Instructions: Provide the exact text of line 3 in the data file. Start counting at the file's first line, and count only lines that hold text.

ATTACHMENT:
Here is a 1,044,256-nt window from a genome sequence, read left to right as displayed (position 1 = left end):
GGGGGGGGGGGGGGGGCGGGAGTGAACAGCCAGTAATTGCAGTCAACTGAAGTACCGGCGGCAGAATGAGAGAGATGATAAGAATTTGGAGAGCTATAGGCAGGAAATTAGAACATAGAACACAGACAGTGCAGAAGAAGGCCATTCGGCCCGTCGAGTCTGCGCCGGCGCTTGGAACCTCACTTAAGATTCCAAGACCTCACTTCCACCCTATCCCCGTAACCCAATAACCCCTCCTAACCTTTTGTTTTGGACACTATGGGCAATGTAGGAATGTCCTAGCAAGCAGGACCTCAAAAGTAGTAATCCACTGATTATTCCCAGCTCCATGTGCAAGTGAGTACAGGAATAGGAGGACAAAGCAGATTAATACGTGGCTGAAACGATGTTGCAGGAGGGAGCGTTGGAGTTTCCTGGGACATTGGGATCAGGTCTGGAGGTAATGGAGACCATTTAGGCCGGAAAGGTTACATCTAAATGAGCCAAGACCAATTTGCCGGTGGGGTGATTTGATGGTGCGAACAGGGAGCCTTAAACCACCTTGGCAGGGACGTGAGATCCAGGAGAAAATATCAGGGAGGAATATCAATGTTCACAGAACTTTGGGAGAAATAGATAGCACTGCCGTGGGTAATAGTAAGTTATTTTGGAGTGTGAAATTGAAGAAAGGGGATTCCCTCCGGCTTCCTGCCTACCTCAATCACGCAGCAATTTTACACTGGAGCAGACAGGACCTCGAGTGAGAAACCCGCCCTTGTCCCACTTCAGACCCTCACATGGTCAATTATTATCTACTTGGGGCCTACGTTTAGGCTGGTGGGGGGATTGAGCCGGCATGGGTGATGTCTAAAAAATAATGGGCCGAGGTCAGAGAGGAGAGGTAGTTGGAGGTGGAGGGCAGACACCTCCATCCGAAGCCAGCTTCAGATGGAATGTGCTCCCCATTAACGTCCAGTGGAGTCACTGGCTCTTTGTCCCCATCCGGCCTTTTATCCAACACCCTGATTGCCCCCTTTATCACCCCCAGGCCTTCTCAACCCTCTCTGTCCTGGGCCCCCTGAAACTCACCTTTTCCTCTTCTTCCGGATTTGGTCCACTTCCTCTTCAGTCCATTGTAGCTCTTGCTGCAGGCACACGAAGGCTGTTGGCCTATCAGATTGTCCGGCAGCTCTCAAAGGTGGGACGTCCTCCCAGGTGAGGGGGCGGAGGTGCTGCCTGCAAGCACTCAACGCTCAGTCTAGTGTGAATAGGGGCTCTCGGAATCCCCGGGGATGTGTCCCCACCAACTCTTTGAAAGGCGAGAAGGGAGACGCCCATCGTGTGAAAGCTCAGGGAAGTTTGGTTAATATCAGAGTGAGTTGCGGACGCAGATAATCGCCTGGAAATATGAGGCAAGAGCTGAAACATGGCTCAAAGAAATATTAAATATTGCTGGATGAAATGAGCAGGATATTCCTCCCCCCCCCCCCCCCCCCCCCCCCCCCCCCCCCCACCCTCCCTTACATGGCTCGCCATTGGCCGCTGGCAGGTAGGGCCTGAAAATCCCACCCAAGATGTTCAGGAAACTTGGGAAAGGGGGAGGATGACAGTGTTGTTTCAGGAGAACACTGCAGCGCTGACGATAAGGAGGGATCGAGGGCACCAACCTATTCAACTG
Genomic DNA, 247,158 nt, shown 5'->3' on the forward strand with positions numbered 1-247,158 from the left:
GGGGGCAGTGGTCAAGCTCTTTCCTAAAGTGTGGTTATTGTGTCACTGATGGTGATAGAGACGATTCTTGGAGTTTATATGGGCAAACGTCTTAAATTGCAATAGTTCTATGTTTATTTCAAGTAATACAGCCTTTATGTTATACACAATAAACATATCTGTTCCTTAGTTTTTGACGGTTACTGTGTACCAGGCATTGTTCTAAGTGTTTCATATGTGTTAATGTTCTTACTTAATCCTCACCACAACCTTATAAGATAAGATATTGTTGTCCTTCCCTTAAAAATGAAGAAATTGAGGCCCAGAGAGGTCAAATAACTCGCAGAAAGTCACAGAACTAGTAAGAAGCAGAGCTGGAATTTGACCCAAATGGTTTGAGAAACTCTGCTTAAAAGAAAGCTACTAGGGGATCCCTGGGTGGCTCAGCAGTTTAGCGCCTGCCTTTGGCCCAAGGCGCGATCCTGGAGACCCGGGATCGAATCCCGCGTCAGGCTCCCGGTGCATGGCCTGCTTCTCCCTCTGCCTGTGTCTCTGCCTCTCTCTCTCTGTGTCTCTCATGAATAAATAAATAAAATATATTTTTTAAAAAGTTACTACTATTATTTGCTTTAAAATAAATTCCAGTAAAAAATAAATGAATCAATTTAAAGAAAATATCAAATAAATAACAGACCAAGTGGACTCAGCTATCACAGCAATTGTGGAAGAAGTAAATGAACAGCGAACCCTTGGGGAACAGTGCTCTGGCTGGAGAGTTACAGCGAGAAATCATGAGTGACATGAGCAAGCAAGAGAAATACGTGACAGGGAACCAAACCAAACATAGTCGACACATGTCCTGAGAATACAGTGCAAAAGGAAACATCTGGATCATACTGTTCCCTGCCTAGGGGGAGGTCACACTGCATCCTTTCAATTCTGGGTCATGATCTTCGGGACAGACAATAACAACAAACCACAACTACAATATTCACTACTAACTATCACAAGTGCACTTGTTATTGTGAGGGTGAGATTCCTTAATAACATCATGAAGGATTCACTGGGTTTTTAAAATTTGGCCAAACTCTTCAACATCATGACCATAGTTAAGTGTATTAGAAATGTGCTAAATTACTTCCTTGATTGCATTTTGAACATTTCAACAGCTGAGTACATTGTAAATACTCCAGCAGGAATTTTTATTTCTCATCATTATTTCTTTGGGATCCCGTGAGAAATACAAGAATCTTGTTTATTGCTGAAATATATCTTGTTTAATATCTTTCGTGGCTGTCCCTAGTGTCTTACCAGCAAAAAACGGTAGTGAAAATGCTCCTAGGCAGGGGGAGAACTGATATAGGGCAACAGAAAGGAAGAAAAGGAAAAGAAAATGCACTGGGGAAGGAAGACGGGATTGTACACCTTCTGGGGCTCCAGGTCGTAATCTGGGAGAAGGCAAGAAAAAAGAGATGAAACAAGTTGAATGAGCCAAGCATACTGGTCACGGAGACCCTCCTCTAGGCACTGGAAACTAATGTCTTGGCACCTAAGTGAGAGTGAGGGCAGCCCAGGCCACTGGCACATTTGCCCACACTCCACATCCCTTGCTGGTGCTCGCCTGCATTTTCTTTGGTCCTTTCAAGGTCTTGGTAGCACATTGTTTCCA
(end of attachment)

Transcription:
Genomic DNA, 247,158 nt, shown 5'->3' on the forward strand with positions numbered 1-247,158 from the left: